You must give the notice within five business days after the date on which-

(a)   the transaction or agreement was concluded; or

(b)   the goods were delivered;

whichever is the later date.

Cooling-off period when buying certain residential property

Under the Alienation of Land Act, residential property transactions for R 250 000.00 or less are also subject to a “cooling-off” period of five working days. This does not apply to residential properties sold for more than R 250 000.00. This provision remains in place and is not affected by the CPA.

Section 29A of the Alienation of Land Act says that a purchaser may revoke the offer to buy the land or the deed of sale within five days after signing the offer or deed of sale personally or through an authorized agent acting on written authority.

The written notice to revoke must be signed personally or by an authorized agent and must be unconditional.

Where an offer is revoked or deed of sale is terminated within the cooling-off period, every person who received any amount from the purchaser or prospective purchaser in respect of the offer or sale, shall refund the full amount of such payment to the purchaser within ten days of the date on which the notice to revoke was delivered to the seller or his or her agent.

This article is a general information sheet and should not be used or relied on as legal advice. Always contact your legal adviser for specific and detailed advice.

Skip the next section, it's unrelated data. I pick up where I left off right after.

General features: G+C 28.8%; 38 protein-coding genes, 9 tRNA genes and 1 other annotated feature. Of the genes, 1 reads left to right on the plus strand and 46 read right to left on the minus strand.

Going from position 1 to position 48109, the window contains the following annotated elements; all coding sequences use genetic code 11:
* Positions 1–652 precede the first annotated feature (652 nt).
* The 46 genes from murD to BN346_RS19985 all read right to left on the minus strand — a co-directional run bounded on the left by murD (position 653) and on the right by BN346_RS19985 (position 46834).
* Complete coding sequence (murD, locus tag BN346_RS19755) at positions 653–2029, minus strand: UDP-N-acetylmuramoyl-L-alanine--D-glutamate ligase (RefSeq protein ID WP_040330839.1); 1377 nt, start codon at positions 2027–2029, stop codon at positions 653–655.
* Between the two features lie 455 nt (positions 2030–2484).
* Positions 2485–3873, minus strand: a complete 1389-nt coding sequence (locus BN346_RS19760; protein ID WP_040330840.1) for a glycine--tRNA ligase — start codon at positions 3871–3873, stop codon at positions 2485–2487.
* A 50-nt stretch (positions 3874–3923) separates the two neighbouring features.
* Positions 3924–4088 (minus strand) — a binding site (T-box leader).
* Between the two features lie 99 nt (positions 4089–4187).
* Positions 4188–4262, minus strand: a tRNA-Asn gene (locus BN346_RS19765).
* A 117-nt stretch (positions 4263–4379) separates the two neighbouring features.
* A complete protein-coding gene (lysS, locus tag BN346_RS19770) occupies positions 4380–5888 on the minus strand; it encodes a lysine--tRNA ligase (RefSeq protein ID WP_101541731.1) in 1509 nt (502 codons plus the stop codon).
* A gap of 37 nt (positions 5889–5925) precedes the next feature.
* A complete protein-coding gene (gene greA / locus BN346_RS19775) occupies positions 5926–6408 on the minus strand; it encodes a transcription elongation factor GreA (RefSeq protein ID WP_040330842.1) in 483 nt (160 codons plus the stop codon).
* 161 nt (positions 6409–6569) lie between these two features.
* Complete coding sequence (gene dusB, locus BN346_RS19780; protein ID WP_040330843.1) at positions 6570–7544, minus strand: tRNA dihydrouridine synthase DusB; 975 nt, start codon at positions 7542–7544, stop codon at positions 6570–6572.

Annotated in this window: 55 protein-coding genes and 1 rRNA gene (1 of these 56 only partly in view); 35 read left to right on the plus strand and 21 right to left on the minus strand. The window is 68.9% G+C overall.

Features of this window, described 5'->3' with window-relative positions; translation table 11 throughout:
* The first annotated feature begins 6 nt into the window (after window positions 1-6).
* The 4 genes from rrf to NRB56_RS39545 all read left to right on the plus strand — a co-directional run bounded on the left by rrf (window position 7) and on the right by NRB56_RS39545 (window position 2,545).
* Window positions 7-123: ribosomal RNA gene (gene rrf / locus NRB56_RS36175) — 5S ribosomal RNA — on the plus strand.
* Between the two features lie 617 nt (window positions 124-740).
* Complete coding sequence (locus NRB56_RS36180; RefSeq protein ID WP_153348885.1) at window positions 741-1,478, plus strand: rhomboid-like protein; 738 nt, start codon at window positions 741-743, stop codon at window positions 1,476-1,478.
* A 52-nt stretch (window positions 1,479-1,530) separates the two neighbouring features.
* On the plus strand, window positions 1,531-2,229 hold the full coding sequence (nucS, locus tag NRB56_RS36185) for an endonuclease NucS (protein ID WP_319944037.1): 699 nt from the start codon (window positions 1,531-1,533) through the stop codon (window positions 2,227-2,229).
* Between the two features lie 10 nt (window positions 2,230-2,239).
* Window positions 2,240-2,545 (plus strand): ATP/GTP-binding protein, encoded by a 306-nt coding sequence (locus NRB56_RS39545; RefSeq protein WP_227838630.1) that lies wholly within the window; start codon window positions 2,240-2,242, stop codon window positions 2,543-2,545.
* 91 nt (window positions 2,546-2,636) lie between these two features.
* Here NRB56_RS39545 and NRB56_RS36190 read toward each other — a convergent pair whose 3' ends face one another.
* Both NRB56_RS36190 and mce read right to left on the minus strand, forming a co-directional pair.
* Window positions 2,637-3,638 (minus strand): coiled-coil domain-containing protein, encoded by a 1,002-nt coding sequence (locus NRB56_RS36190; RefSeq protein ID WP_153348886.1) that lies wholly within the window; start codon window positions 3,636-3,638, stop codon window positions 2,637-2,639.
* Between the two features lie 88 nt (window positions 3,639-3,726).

5 Reasons to do Estate Planning TODAY

Drawing up a Will and doing Estate Planning may sound like hard work, but here are some reasons why you should do this TODAY:

  1. It means that you are providing for your loved ones:

In addition to looking after your health and the health of your family, you also should be planning for their financial wellbeing after your death.  None of us wants to think about dying, but to neglect planning for it can be disastrous for your family.

  1. No estate is too small for planning:

Even if you think that you do not own much, you need to plan for somebody to be appointed as Executor of your Estate.  You have to make provision for a Guardian if you have minor children, and plan how inheritances of minors should be managed after your death.

  1. With proper advice, the process is not complicated:

You may think that Estate Planning is complicated and difficult.  Now is the time to discuss with our experts the questions you have.  They can explain the process, and advise on which documents you need to have drawn up.

  1. Estate Planning need not be time-consuming:

Once you have discussed the basics with one of our experts and taken the important decisions, most of the planning process can be done via email or the telephone.  We will then finalize the documents for your signature, and assist you with the formalities.

  1. Spending money now will save money later:

Yes, it will cost money to have an attorney draw up your Will and Estate Plan, but having a properly drawn up Will, which has been executed (signed) correctly, ensures that there will be no complications after your death.  If your Estate Plan is updated regularly to take into account any changes in legislation, you also ensure that no unnecessary taxes are paid after your death.

Should you want to draw up a Will, or update your Will, or simply check that your Estate Plan still meets your needs, you are most welcome to contact our Trust and Estate Planning Department today.

This article is a general information sheet and should not be used or relied on as legal or other professional advice. No liability can be accepted for any errors or omissions nor for any loss or damage arising from reliance upon any information herein. Always contact your legal adviser for specific and detailed advice. Errors and omissions excepted (E&OE)